In addition, payment schedules can be impacted by a number of factors, such as the provision of bank details and activity reports from applicants, as well as assurance processes undertaken by distributing arms-length bodies, in order to ensure best use of tax-payers’ money.

As the numbers show, over 83% of all awarded CRF funding has been paid.

Figures include revenue grants, capital grants, and loans from within the Culture Recovery Fund.

29th Jun 2021
To ask the Secretary of State for Digital, Culture, Media and Sport, what declarations of interests have been made by his Department’s non-executive directors; and where is that information published.

Non-executive directors comply with the provisions of the Cabinet Office’s Code of Conduct for Board Members of Public Bodies.

Board members are required to submit any declarable interests annually; this information forms part of the independent National Audit Office review ahead of the publication of Departmental annual report and accounts.

Information on any relevant interests is published in the Department annual report and accounts, which are available on gov.uk.

29th Jun 2021
To ask the Secretary of State for Digital, Culture, Media and Sport, what financial payments his Department makes to its non-executive directors; how many times his departmental Board will meet in 2021-22; and what work the non-executive directors undertake.

This information is published in the Department’s annual report and accounts, available on gov.uk.

(https://www.gov.uk/government/publications/dcms-annual-report-and-accounts-2019-20)

The Department’s report and accounts for 2021-22 will be published in due course, in the usual way.

Departmental boards provide strategic leadership for each central government department, as well as advising on/challenging how the department is performing. Each board is chaired by the Secretary of State and includes junior ministers, the permanent secretary and non-executive board members. Non-executives are appointed to government departments from the public, private and voluntary sectors. Their role is to provide advice and bring an external perspective.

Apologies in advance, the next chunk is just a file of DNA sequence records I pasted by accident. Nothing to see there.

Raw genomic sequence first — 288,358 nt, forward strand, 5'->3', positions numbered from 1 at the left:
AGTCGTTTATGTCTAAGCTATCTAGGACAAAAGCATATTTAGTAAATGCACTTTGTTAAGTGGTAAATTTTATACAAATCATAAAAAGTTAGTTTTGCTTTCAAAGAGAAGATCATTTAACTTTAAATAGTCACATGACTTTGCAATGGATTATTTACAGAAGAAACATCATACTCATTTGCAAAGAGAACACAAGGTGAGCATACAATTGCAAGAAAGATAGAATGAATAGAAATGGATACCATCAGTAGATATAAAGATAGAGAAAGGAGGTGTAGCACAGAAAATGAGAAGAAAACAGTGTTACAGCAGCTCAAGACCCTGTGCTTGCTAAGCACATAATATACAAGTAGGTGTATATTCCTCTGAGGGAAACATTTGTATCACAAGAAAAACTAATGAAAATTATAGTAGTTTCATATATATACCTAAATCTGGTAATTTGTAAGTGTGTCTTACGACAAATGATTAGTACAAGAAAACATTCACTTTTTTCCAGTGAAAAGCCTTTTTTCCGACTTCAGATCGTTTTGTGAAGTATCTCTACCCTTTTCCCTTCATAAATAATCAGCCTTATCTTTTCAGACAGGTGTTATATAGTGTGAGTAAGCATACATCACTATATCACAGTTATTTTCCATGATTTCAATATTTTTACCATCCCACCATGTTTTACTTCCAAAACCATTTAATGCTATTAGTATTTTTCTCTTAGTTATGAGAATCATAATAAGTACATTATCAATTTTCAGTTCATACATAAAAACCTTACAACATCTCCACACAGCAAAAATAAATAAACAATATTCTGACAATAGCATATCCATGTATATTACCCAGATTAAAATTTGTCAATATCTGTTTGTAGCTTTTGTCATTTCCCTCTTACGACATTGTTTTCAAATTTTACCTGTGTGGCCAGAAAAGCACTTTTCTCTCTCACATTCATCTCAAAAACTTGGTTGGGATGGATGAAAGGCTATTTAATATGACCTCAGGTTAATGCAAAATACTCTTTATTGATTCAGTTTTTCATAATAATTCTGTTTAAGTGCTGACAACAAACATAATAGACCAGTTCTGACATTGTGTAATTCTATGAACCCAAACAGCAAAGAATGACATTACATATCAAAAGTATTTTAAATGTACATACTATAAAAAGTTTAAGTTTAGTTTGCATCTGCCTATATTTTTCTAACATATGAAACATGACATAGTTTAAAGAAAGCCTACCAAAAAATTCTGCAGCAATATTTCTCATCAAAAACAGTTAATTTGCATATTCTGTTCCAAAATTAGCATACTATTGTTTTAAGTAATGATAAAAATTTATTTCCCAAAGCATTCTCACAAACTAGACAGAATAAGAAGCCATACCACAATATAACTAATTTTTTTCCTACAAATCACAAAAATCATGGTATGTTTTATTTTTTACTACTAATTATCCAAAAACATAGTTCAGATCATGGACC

A summary of the work of non-executive directors across Government can be found in the Government Lead Non-Executive's annual report, available at: https://www.gov.uk/government/publications/government-lead-non-executives-annual-report-2019-to-2020

Oliver Dowden
Minister without Portfolio (Cabinet Office)
29th Jun 2021
To ask the Secretary of State for Digital, Culture, Media and Sport, when his Department’s current non-executive directors were appointed; what oversight officials of his Department had of the Ministerial appointments of those non-executive directors; and what assessment was made of the applicants' experience against the requirements for breadth and depth of experience set out in the Cabinet Office guidance on Departmental Boards of November 2014.

· Sherry Coutu was appointed on 11 March 2019

· Hemant Patel was appointed on 19 March 2020

· Baroness Laura Wyld was appointed on 15 June 2020

· Claudia Arney was appointed on 15 April 2021

· Priya Lakhani was appointed on 15 April 2021

Departmental officials have full oversight of all Non-Executive appointments. This includes providing advice and recommendations to me on the suitability of individuals to be appointed as Non-Executives.

The department aims to appoint Non-Executives who have experience within large and complex organisations and specific knowledge of the sectors it represents. This includes having an understanding and experience of organisations in both the public and private sectors. This is a key consideration made on the suitability of appointable candidates, without this experience it is unlikely an appointment will be made.

Departments follow the principles set out in Cabinet Office/HM Treasury ‘Corporate governance in central government departments: code of good practice.

Oliver Dowden
Minister without Portfolio (Cabinet Office)
29th Jun 2021
To ask the Secretary of State for Digital, Culture, Media and Sport, when his Department’s current non-executive directors were appointed; what oversight officials had of Ministerial appointments of non-executive directors; and what assessment was made of their experience against the requirements for breadth and depth of experience set out in the Cabinet Office guidance on Departmental Boards of November 2014.

· Sherry Coutu was appointed on 11 March 2019

· Hemant Patel was appointed on 19 March 2020

· Baroness Laura Wyld was appointed on 15 June 2020

· Claudia Arney was appointed on 15 April 2021

· Priya Lakhani was appointed on 15 April 2021

Departmental officials have full oversight of all Non-Executive appointments. This includes providing advice and recommendations to me on the suitability of individuals to be appointed as Non-Executives.

The department aims to appoint Non-Executives who have experience within large and complex organisations and specific knowledge of the sectors it represents. This includes having an understanding and experience of organisations in both the public and private sectors. This is a key consideration made on the suitability of appointable candidates, without this experience it is unlikely an appointment will be made.

Departments follow the principles set out in Cabinet Office/HM Treasury ‘Corporate governance in central government departments: code of good practice.

Oliver Dowden
Minister without Portfolio (Cabinet Office)
29th Jun 2021